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Open Access Research article

Women in post-trafficking services in moldova: diagnostic interviews over two time periods to assess returning women's mental health

Nicolae V Ostrovschi14, Martin J Prince2, Cathy Zimmerman5, Mihai A Hotineanu14, Lilia T Gorceag3, Viorel I Gorceag3, Clare Flach2 and Melanie A Abas2*

Author Affiliations

1 N.Testemitanu Medical and Pharmaceutical University, Chisinau, Moldova

2 Institute of Psychiatry, King's College London, London, UK

3 International Organization for Migration, Chisinau, Republic of Moldova

4 League of Mental Health, Moldova

5 London School of Hygiene and Tropical Medicine, London, UK

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BMC Public Health 2011, 11:232  doi:10.1186/1471-2458-11-232

Published: 14 April 2011

Abstract

Background

Trafficking in women is a widespread human rights violation commonly associated with poor mental health. Yet, to date, no studies have used psychiatric diagnostic assessment to identify common forms of mental distress among survivors returning to their home country.

Methods

A longitudinal study was conducted of women aged 18 and over who returned to Moldova between December 2007 and December 2008 registered by the International Organisation for Migration as a survivor of human trafficking. Psychiatric diagnoses in women at a mean of 6 months after return (range 2-12 months) were made by a trained Moldavian psychiatrist using the Structured Clinical Interview for DSM-IV, and compared with diagnoses recorded in the same women within 5 days of return. We described the socio-demographic characteristics of the women in the sample including both pre and post-trafficking information. We then described the distribution of mental health diagnoses recorded during the crisis intervention phase (1-5 days after return) and the re-integration phase (2-12 months after return). We compared diagnoses at the patient level between the two time points by tabulating the diagnoses and carrying out a kappa test of agreement and the Stuart-Maxwell test for marginal homogeneity (an extension of the McNemar test to kxk table).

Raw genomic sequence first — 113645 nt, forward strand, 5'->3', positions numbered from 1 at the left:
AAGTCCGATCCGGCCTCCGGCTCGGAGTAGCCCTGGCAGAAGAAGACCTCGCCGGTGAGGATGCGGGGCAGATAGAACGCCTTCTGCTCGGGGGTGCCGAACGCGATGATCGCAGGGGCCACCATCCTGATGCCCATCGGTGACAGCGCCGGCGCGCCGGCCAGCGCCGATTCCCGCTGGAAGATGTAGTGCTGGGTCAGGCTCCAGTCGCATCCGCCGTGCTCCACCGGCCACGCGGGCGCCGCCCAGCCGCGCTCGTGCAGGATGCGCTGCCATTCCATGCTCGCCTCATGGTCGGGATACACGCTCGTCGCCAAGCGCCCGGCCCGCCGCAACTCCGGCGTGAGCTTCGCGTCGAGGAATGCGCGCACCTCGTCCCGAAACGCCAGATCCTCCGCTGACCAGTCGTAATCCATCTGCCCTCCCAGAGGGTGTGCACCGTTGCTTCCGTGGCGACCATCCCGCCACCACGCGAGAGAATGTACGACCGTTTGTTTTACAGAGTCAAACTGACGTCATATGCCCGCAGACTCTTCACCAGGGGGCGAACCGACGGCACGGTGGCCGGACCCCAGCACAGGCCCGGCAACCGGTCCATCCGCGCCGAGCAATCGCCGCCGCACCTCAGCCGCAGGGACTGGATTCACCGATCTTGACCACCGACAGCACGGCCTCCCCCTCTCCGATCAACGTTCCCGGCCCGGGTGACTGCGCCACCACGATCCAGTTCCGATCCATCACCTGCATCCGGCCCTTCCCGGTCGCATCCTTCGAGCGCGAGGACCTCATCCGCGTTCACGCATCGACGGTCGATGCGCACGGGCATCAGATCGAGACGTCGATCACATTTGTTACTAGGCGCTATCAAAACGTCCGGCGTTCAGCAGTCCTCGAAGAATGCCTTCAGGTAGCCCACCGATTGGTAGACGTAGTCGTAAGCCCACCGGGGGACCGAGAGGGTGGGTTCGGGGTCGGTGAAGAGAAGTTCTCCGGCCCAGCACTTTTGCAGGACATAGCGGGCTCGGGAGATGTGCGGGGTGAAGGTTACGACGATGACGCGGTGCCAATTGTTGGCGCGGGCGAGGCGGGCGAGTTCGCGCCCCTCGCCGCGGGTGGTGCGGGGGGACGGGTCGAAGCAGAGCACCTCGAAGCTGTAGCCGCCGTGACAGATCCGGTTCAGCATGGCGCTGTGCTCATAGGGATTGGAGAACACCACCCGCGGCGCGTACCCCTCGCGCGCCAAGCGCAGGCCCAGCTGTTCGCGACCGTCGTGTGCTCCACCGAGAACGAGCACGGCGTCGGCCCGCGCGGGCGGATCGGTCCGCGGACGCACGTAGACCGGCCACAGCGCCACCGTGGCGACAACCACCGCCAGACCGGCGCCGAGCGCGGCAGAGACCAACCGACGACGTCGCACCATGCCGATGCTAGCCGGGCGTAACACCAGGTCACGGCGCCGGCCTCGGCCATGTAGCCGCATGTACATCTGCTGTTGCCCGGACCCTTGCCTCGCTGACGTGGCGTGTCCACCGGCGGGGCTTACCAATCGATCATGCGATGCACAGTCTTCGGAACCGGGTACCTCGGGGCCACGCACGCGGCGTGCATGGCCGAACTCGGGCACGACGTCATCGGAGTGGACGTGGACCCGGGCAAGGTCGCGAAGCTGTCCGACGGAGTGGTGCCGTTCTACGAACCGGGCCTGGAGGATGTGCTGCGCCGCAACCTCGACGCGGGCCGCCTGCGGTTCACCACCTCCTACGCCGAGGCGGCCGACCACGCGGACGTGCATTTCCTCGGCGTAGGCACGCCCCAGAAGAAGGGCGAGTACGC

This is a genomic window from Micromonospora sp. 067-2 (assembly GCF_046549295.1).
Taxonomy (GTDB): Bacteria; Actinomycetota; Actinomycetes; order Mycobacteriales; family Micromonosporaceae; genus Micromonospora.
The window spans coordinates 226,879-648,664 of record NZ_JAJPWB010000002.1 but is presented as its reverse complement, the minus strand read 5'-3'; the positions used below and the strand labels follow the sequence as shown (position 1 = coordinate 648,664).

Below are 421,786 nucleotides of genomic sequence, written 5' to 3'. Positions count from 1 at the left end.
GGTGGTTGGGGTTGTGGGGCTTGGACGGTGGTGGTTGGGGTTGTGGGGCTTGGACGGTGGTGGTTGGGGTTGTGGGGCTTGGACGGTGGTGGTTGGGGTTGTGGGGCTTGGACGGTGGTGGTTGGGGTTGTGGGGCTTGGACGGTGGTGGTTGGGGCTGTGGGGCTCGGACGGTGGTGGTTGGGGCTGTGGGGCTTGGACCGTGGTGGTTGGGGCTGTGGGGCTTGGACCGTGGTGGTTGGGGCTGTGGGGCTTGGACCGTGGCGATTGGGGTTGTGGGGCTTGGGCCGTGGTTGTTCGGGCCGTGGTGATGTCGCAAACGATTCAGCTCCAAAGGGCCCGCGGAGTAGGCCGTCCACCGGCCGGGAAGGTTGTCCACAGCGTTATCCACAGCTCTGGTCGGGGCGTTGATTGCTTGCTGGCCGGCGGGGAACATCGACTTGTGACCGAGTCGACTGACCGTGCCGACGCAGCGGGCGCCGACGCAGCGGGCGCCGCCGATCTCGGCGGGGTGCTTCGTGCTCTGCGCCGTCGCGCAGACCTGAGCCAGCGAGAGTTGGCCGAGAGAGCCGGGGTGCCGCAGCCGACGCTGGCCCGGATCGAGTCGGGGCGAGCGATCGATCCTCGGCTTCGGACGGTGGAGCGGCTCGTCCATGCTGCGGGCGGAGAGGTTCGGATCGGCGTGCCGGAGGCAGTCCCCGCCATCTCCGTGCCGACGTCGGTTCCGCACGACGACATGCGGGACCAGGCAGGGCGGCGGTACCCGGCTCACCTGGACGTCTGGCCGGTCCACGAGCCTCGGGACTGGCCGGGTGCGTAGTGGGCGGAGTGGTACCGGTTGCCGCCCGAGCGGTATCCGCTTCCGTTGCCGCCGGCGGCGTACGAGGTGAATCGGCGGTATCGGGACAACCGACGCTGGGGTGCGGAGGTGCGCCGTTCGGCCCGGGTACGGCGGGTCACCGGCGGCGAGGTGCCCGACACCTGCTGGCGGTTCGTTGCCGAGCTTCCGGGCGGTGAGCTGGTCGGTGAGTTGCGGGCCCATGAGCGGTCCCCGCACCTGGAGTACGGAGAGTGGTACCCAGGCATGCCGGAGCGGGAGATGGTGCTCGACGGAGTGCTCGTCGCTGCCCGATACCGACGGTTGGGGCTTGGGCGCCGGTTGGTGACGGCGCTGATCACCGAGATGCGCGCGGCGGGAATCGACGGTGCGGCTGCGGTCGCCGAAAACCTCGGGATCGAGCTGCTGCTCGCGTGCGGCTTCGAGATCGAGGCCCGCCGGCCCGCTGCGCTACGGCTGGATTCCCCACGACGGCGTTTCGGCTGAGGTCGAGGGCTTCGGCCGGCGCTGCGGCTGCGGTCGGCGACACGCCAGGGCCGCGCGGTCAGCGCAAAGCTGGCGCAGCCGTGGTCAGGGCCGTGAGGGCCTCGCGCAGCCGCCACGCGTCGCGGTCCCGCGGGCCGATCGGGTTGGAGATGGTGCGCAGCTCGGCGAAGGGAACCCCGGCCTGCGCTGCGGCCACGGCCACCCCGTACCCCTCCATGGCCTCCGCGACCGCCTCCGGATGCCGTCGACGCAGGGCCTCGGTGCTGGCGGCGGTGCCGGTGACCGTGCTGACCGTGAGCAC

Results

120/176 (68%) eligible women participated. At 2-12 months after their return, 54% met criteria for at least one psychiatric diagnoses comprising post-traumatic stress disorder (PTSD) alone (16%); co-morbid PTSD (20%); other anxiety or mood disorder (18%). 85% of women who had been diagnosed in the crisis phase with co-morbid PTSD or with another anxiety or mood disorder sustained a diagnosis of any psychiatric disorder when followed up during rehabilitation.

Conclusions

Trafficked women returning to their country of origin are likely to suffer serious psychological distress that may endure well beyond the time they return. Women found to have co-morbid PTSD or other forms of anxiety and depression immediately post-return should be offered evidenced-based mental health treatment for at least the standard 12-month period of rehabilitation.